Polls for Azerbaijan's presidential election have closed, with Ilham Aliyev, the incumbent president, likely to continue as the Central Asian country's leader.
Polling stations closed at about 7pm (1400 GMT) on Wednesday.
Turnout for the election was said to be high by Azerbaijan's authorities, even though many opponents to Aliyev boycotted the vote, accusing Azerbaijani authorities of persecuting the opposition, muzzling the media and fixing previous polls.
The electoral commission said that 64.9 per cent of those eligible had voted by about 5pm (1200 GMT).
The names of six other candidates appeared alongside Aliyev on the ballot, but all were loyal to the authorities and some have not even bothered to campaign.
The government has said Aliyev's popularity is unassailable, in part thanks to an oil boom driving one of the fastest-growing economies in the world, despite the global financial crisis.
Azerbaijan, a strategic oil-rich country, has been seen as a nation struggling to balance ties with the United States and Russia, as Moscow and Washington vie for its allegiance.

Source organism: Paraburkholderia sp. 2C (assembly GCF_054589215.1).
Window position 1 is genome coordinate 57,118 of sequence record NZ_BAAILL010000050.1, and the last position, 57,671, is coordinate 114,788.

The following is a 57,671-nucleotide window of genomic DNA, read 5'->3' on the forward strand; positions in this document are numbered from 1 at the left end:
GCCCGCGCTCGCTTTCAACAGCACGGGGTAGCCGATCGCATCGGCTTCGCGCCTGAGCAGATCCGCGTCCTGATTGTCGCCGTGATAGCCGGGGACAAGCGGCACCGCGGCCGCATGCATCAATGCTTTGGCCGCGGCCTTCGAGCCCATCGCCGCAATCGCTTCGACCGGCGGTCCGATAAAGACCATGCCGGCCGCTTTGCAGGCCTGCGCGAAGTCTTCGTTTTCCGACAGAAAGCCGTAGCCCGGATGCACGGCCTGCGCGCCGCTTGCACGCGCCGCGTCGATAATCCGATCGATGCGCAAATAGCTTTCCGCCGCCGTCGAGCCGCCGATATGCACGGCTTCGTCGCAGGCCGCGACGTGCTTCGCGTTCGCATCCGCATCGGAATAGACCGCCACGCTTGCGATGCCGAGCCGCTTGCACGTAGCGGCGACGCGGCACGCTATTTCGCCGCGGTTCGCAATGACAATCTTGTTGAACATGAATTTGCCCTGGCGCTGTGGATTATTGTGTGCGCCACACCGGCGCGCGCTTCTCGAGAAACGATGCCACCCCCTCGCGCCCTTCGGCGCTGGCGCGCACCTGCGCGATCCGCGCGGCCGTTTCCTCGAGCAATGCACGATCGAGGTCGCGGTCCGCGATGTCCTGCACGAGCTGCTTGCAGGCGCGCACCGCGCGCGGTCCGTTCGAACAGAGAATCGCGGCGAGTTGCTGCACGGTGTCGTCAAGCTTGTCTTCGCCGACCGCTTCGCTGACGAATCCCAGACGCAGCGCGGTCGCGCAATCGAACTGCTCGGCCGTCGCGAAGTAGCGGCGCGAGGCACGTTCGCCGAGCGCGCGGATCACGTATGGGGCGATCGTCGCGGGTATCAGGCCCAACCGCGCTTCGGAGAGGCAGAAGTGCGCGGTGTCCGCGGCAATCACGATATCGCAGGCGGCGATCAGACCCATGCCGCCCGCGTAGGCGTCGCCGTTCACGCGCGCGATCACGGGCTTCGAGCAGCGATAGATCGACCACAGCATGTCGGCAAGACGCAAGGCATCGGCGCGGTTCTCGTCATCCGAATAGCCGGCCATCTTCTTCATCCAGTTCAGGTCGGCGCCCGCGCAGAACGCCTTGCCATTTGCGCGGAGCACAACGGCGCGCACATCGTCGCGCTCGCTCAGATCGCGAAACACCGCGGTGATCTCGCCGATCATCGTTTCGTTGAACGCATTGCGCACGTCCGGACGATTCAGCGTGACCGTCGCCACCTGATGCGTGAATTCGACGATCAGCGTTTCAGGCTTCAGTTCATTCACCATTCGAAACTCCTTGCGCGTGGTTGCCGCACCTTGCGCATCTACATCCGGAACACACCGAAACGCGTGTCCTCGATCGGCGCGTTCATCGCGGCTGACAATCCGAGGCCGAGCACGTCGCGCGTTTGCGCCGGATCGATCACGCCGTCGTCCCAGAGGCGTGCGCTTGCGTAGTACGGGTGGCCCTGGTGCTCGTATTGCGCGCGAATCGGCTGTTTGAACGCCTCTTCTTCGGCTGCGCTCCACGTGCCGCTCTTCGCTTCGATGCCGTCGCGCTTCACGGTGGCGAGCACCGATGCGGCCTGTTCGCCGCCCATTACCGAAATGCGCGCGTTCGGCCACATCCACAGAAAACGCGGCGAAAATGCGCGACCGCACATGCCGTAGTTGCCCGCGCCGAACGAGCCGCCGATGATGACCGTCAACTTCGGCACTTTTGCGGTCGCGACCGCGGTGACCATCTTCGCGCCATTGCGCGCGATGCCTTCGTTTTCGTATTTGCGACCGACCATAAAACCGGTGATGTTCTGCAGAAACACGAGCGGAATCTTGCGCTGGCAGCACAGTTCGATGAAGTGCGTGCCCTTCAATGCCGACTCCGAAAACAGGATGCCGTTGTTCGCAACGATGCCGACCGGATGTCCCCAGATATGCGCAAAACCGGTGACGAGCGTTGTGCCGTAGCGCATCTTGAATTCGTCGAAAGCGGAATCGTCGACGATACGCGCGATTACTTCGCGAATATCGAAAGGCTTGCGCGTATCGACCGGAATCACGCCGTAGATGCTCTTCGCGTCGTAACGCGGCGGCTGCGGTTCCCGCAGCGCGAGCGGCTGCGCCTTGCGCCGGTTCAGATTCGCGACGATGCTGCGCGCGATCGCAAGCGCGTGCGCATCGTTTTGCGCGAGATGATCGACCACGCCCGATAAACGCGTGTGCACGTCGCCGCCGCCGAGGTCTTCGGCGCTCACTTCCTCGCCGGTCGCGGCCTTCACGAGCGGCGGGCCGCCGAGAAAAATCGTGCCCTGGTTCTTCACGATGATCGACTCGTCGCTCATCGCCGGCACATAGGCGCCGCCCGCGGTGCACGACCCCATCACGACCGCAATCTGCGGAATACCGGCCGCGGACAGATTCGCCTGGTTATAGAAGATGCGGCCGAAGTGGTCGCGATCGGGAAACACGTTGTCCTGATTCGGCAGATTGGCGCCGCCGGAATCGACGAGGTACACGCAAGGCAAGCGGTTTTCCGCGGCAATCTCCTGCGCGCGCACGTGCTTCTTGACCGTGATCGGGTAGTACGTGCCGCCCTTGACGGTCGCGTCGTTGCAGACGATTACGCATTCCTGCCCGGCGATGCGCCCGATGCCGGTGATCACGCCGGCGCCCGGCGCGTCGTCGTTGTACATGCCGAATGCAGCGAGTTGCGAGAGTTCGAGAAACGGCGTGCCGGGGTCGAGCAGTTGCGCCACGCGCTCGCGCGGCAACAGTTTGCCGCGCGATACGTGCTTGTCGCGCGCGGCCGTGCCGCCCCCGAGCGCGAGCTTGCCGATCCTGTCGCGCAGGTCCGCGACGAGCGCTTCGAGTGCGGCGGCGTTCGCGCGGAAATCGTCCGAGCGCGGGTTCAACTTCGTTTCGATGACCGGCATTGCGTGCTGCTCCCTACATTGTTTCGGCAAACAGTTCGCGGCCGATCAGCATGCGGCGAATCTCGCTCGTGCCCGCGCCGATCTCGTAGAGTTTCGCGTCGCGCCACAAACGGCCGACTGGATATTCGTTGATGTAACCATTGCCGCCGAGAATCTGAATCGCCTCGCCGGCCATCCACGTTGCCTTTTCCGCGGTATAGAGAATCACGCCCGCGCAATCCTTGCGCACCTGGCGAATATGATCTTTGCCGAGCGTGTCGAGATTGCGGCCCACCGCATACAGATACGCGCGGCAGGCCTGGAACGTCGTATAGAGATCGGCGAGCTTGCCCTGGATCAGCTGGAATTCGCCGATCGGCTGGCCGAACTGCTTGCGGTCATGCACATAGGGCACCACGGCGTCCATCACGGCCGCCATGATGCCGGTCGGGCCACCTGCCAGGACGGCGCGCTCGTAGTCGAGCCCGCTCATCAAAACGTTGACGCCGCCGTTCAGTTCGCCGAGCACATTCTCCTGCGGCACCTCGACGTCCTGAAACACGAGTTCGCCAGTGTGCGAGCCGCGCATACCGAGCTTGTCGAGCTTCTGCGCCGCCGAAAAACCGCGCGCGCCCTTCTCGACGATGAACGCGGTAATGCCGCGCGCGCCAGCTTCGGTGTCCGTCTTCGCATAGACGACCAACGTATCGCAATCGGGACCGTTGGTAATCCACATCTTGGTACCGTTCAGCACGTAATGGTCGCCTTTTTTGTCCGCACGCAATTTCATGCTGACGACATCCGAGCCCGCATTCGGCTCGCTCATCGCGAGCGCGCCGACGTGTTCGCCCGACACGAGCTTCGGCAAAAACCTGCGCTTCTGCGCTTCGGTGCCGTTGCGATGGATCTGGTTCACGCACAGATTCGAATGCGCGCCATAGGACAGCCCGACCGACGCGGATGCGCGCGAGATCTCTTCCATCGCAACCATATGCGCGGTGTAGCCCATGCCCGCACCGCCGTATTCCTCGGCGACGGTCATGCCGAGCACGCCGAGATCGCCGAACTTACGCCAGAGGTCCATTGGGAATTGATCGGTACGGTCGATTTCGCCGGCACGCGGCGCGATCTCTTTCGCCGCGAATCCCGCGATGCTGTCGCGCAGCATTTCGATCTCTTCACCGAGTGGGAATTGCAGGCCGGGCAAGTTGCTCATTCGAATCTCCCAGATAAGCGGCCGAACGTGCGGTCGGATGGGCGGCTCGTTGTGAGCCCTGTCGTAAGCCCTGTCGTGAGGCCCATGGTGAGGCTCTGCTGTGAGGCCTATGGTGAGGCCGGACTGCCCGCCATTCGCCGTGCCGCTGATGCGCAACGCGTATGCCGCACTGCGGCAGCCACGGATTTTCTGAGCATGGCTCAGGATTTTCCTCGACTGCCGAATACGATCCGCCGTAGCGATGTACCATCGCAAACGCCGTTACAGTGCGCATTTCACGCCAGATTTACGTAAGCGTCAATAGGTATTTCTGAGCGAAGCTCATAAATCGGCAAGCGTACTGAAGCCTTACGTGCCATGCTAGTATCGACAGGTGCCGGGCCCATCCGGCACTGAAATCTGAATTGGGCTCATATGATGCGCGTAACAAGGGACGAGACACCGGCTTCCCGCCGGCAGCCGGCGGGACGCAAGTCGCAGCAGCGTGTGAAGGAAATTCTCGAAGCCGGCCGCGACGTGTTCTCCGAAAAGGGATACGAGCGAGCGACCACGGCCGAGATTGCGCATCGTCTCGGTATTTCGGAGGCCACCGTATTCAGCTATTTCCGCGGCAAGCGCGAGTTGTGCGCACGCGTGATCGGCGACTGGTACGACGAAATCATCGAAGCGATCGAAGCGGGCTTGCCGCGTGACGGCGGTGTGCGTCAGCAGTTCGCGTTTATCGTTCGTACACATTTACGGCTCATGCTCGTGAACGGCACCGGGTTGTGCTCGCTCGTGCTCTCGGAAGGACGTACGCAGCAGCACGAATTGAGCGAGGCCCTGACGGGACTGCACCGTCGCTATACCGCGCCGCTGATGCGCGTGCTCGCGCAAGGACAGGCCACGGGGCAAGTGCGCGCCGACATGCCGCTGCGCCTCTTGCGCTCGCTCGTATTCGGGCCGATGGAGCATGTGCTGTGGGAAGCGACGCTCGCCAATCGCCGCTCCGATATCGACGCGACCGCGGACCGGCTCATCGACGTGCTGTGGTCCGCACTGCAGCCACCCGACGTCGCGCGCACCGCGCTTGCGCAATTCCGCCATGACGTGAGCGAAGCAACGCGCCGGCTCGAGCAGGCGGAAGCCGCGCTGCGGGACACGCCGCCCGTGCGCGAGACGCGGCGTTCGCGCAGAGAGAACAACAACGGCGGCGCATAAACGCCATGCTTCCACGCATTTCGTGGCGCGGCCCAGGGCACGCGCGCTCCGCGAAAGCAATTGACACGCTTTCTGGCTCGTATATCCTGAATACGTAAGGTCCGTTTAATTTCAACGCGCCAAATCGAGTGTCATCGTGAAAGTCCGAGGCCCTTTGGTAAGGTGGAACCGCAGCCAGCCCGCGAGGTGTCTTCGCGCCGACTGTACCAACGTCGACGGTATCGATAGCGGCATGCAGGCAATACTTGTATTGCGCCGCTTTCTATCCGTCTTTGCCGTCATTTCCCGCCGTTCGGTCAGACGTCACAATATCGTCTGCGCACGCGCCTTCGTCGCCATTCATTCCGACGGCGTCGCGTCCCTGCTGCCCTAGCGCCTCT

Analysts say the only question is by how wide a margin the 46-year-old president, son of Heydar Aliyev, the Caspian state's previous president, will surpass the other contenders.
Heydar Aliyev dominated political life in the country for more than 30 years.
Fuelled by energy exports, Azerbaijan's economy grew by 26 per cent last year, among the highest growth rates in the world, despite widespread corruption.
Since coming to power in 2003 after his father's death, Aliyev has walked a tightrope between Moscow and Washington as the two vied for access to the vast energy resources of the Caspian Sea.
Despite criticism of his democratic record, Washington considers Aliyev as a key energy partner.
Azerbaijan is the starting point for a strategic corridor of pipelines delivering oil and gas from the Caspian Sea to Turkey and on to Western markets.
But analysts say Aliyev will remain wary of angering Moscow, especially after the Georgia-Russia war in August showed how far the Kremlin was willing to go to protect its interests in the region.